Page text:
A Breakdown of the U.S. Court System
The U.S. court system is most easily broken down into federal courts and state courts. However, the breakdown of these courts can be
quite in-depth. Here is a basic breakdown of the U.S. court system:
- The Federal Court System — The Federal Court System in the United States is, in reality, a number of courts, including: the U.S. District Courts, the U.S. Circuit Courts of Appeal, and the U.S. Supreme Court. There are also two special courts within the Federal court system, including the U.S Court of Claims and the U.S. Court of International Trade. All of the judges in the Federal court system are appointed by the President of the United States, along with the consent of the Senate.nder the Federal court system are additional courts that are established by Congress. These courts include: magistrate courts, bankruptcy courts, the U.S. Court of Military Appeals, the U.S. Tax Court, and the U.S. Court of Veterans’ Appeals. The judges of these courts are also appointed by the President, along with the consent of the Senate.
- The U.S. District Courts — Each state in the United States has at least one district court, with some of the larger states having multiple district courts. As such, there are 94 U.S. District Courts in the United States. Within each court are a number of U.S. District Court judges. Some courts have as little as two or as many as 28 judges. The U.S. District Courts hear both civil and criminal cases, and all of these courts are considered to be trial courts.
- The U.S. Circuit Courts of Appeal — Within the United States there are 13 U.S. Circuit Courts of Appeal. If a party is dissatisfied with a judgment brought down by a U.S. District Court, he or she may appeal to the U.S. Circuit Court of Appeal within their district. It is important to know, however, that the U.S. Circuit Courts of Appeal only hear cases when mistakes of the law are thought to have occurred.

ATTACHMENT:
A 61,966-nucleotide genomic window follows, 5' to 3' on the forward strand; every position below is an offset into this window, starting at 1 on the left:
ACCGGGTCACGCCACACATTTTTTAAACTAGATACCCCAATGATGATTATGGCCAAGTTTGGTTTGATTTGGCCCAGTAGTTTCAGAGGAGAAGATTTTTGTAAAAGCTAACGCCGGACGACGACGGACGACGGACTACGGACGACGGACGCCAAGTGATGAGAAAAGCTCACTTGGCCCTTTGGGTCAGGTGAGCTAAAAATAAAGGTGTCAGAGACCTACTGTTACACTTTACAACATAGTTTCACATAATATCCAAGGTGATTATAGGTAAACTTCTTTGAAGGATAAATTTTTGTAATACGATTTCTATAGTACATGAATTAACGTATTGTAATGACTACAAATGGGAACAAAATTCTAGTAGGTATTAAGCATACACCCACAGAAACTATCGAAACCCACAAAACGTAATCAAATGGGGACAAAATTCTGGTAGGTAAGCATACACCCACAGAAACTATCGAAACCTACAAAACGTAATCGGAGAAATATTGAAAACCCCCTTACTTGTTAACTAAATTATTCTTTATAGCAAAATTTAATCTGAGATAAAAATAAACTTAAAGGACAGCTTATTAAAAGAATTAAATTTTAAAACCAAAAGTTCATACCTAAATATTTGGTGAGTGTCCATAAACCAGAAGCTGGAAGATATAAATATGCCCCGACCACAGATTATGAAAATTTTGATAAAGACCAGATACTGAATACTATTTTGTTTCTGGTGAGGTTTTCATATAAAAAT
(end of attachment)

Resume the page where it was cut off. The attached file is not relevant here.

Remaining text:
- U.S. Supreme Court — The Supreme Court of the United States consists of nine judges, or justices, and one Chief Justice. The U.S. Supreme Court hears cases when parties are dissatisfied with a decision made by the U.S. Circuit Courts of Appeal. However, this can only be done when a “Petition for a Writ of Certiorari” is brought to the court. The U.S. Supreme Court then decides whether or not to hear the case.
- State Court Systems — State court systems are different from state to state. In general, however, they are made up of two sets of trial courts, intermediate appellate courts and the highest state courts. Judges in these courts are usually elected by the citizens or appointed for a set number of years.
- Trial Courts of Limited Jurisdiction — Trial Courts of Limited Jurisdiction oversee specific cases and are usually presided over by just one judge. The courts within the Trial Courts of Limited Jurisdiction include: probate courts, family courts, traffic courts, juvenile courts, municipal courts and small claims courts.Indeed, the US court system has many tiers, with each one designated to handle specific legal cases.
The Foundation of the U.S. Legal System